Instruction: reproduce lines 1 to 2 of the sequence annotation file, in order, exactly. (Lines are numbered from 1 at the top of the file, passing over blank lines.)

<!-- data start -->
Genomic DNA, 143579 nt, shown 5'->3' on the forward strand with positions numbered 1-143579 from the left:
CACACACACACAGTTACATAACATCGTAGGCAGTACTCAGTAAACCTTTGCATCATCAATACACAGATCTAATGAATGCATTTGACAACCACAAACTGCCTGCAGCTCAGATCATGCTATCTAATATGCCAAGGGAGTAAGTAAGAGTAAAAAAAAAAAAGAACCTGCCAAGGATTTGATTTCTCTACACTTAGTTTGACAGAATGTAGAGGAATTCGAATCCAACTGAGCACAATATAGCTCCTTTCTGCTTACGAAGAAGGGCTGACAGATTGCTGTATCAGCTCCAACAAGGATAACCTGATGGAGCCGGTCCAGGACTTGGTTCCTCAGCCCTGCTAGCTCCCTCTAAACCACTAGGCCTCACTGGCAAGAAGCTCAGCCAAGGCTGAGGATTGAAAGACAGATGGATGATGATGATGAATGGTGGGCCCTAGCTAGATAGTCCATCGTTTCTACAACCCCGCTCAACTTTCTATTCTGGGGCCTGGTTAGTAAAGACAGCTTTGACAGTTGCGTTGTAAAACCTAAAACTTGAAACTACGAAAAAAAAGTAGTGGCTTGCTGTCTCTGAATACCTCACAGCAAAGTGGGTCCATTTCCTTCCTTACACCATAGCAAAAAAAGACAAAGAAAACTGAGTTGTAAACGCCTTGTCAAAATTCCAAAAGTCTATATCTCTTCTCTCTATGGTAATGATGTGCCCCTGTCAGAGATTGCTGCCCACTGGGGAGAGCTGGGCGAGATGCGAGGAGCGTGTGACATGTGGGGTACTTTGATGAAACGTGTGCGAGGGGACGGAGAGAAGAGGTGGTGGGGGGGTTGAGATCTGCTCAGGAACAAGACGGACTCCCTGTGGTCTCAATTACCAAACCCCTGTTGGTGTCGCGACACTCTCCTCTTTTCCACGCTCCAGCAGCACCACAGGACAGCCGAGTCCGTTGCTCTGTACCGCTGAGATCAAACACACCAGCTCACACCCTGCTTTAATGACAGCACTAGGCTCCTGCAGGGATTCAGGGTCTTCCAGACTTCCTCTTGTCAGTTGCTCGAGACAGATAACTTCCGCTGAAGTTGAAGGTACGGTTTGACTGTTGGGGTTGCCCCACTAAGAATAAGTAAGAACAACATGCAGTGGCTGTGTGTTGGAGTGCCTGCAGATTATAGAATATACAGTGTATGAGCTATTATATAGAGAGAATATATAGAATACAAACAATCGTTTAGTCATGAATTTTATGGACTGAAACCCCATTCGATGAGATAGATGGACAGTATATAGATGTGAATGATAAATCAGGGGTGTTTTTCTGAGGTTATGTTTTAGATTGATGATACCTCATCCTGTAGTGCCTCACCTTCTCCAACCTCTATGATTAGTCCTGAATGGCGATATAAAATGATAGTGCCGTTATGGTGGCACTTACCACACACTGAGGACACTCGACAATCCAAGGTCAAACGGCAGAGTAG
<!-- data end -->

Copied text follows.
Genomic DNA, 143579 nt, shown 5'->3' on the forward strand with positions numbered 1-143579 from the left:
CACACACACACAGTTACATAACATCGTAGGCAGTACTCAGTAAACCTTTGCATCATCAATACACAGATCTAATGAATGCATTTGACAACCACAAACTGCCTGCAGCTCAGATCATGCTATCTAATATGCCAAGGGAGTAAGTAAGAGTAAAAAAAAAAAAGAACCTGCCAAGGATTTGATTTCTCTACACTTAGTTTGACAGAATGTAGAGGAATTCGAATCCAACTGAGCACAATATAGCTCCTTTCTGCTTACGAAGAAGGGCTGACAGATTGCTGTATCAGCTCCAACAAGGATAACCTGATGGAGCCGGTCCAGGACTTGGTTCCTCAGCCCTGCTAGCTCCCTCTAAACCACTAGGCCTCACTGGCAAGAAGCTCAGCCAAGGCTGAGGATTGAAAGACAGATGGATGATGATGATGAATGGTGGGCCCTAGCTAGATAGTCCATCGTTTCTACAACCCCGCTCAACTTTCTATTCTGGGGCCTGGTTAGTAAAGACAGCTTTGACAGTTGCGTTGTAAAACCTAAAACTTGAAACTACGAAAAAAAAGTAGTGGCTTGCTGTCTCTGAATACCTCACAGCAAAGTGGGTCCATTTCCTTCCTTACACCATAGCAAAAAAAGACAAAGAAAACTGAGTTGTAAACGCCTTGTCAAAATTCCAAAAGTCTATATCTCTTCTCTCTATGGTAATGATGTGCCCCTGTCAGAGATTGCTGCCCACTGGGGAGAGCTGGGCGAGATGCGAGGAGCGTGTGACATGTGGGGTACTTTGATGAAACGTGTGCGAGGGGACGGAGAGAAGAGGTGGTGGGGGGGTTGAGATCTGCTCAGGAACAAGACGGACTCCCTGTGGTCTCAATTACCAAACCCCTGTTGGTGTCGCGACACTCTCCTCTTTTCCACGCTCCAGCAGCACCACAGGACAGCCGAGTCCGTTGCTCTGTACCGCTGAGATCAAACACACCAGCTCACACCCTGCTTTAATGACAGCACTAGGCTCCTGCAGGGATTCAGGGTCTTCCAGACTTCCTCTTGTCAGTTGCTCGAGACAGATAACTTCCGCTGAAGTTGAAGGTACGGTTTGACTGTTGGGGTTGCCCCACTAAGAATAAGTAAGAACAACATGCAGTGGCTGTGTGTTGGAGTGCCTGCAGATTATAGAATATACAGTGTATGAGCTATTATATAGAGAGAATATATAGAATACAAACAATCGTTTAGTCATGAATTTTATGGACTGAAACCCCATTCGATGAGATAGATGGACAGTATATAGATGTGAATGATAAATCAGGGGTGTTTTTCTGAGGTTATGTTTTAGATTGATGATACCTCATCCTGTAGTGCCTCACCTTCTCCAACCTCTATGATTAGTCCTGAATGGCGATATAAAATGATAGTGCCGTTATGGTGGCACTTACCACACACTGAGGACACTCGACAATCCAAGGTCAAACGGCAGAGTAG